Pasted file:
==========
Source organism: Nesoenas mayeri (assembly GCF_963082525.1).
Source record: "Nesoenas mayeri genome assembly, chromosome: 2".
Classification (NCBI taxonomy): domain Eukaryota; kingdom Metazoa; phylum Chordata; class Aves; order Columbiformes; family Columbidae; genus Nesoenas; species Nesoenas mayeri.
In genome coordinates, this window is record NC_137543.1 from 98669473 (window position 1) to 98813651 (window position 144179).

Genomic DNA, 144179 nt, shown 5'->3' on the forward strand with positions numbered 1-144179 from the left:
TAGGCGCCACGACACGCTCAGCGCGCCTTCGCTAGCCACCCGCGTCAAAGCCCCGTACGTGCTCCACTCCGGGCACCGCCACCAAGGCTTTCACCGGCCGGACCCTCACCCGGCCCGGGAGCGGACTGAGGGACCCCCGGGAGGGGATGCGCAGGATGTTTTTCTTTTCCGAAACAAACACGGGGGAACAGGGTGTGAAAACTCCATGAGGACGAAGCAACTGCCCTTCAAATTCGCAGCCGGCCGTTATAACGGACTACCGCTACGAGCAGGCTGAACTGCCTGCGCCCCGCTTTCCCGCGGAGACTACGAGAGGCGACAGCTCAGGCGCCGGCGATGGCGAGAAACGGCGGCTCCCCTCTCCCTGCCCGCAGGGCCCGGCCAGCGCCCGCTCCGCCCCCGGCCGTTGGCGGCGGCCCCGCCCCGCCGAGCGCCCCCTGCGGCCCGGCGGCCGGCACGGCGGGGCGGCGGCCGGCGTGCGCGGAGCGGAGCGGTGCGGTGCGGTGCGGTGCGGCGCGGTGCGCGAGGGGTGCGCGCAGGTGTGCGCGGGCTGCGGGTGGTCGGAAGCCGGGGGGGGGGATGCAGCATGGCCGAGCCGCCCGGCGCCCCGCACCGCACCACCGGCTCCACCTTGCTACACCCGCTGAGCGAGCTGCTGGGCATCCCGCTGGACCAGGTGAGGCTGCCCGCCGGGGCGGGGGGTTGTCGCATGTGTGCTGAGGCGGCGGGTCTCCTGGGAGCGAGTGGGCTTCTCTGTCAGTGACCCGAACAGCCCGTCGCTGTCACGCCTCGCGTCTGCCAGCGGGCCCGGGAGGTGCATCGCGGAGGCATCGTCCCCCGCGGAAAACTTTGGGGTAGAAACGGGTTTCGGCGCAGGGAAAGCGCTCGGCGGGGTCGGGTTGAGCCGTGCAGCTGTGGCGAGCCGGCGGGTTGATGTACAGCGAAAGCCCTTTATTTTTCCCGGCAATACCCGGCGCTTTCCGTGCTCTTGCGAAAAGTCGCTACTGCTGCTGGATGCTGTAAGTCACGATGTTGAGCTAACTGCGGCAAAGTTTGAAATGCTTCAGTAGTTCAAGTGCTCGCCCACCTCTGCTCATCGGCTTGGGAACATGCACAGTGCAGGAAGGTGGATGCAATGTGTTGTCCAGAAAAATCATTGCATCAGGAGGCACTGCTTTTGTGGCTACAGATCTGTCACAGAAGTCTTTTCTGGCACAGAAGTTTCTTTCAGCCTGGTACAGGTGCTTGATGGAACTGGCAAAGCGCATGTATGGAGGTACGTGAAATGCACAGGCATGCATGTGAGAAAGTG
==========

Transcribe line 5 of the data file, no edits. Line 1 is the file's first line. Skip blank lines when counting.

Genomic DNA, 144179 nt, shown 5'->3' on the forward strand with positions numbered 1-144179 from the left: